Film Review: “Arthur the King”


  • Starring:  Mark Wahlberg, Nathalie Emmanuel and Simu Liu
  • Directed by:  Simon Cillan Jones
  • Rated: PG 13
  • Running time: 1 hour 30 mins
  • Lionsgate



Did you know that there is an annual race in the Dominican Republic called the Adventure Racing World Championship?  Neither did I.  And I can tell you, as someone who used to enjoy running 5K races…I want to part of it.  Five days.  Over 400 miles on land and water.  Yikes.


Mikael (Wahlberg) used to enjoy Adventure Racing.  At least until his last race ended with he and his team stuck in a dry river bed because Michael led them in the wrong direction.  Now Mikael lives with his wife and daughter in Colorado and, while he no longer competes, he trains hard because the desire is still inside him.  He decides to put a team together for one last adventure.  An adventure that continues to influence his life today.


A story of faith, both in yourself and others, “Arthur the Kind” is an inspirational story of endurance, both physical and mental, and what it takes to succeed at both.  Mikael’s team is a mashup of personalities:  a former teammate with a bad knee, the up and coming daughter of a famous rock climber and a racer who spends more time on social media then he does in the gym.  At one of the rest areas they are approached by a stray dog.  Mikael gives it a meatball and the team heads back out, traversing dense jungles at night.  Miraculously, after trekking another hundred miles they are surprised to learn the dog has followed them.  Mikael gives the dog the name Arthur, as in King Arthur.  Now a quintet, the team forges on towards the finish line.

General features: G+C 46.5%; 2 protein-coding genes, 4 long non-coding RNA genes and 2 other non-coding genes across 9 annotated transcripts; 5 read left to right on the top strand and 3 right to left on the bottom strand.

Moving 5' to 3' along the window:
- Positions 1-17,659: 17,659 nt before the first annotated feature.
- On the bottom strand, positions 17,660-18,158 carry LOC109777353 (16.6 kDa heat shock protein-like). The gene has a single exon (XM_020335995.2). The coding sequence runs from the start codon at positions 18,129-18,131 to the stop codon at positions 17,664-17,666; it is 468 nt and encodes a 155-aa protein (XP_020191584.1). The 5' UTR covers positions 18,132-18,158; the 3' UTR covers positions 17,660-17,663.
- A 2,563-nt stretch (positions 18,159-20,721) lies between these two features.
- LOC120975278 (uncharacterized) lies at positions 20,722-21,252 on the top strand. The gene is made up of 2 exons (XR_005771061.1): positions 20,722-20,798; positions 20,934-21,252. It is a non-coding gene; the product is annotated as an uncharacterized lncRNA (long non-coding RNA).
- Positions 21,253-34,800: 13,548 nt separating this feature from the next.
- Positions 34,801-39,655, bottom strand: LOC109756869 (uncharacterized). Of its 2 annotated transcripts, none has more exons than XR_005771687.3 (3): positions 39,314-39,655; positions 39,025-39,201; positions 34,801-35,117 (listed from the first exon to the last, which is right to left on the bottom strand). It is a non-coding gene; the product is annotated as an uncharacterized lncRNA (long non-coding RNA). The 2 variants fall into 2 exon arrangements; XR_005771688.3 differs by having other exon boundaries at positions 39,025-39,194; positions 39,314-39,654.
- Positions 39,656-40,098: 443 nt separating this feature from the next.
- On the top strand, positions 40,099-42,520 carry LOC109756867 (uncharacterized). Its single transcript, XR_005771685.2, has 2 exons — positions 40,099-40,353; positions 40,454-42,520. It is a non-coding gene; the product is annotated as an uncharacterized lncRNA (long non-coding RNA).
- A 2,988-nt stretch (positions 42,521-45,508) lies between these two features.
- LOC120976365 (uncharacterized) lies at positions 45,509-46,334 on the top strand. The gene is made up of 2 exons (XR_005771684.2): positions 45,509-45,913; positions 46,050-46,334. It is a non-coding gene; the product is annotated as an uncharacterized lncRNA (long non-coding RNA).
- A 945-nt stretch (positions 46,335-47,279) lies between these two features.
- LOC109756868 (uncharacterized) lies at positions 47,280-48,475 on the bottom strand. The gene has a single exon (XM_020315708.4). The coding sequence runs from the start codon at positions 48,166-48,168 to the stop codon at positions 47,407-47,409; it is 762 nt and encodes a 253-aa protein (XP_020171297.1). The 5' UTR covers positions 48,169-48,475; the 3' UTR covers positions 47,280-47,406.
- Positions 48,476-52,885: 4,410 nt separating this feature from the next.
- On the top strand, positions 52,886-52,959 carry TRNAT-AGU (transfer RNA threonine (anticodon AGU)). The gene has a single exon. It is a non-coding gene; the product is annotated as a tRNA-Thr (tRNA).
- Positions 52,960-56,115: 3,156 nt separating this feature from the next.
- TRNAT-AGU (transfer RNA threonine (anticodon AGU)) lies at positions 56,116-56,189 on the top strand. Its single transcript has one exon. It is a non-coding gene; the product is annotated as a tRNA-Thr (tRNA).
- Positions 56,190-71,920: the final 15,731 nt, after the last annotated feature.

I have never been more exhausted at the end of a movie.  Director Jones puts his camera smack dab in the middle of the action and you feel the aches and pain caused by every step…every stretch….every stroke of an oar.  Like the race itself, the film keeps a fast pace and never slows down.


If there is a message here, it is don’t judge a book by its cover, whether the book is a man or a stray dog.  The script, by Michael Brandt and Mikael Lindnord, is based on a true event.  Lindnord – on whose story the film is based –  is honest, and strays away from the usual inspirational tropes similar films have.  Whatever their goals are, Mikael and Arthur will only achieve them on their terms.


With the Easter holidays approaching, “Arthur the King” is truly a film for the whole family.

On a scale of zero to five I give “Arthur the King” ★★★★

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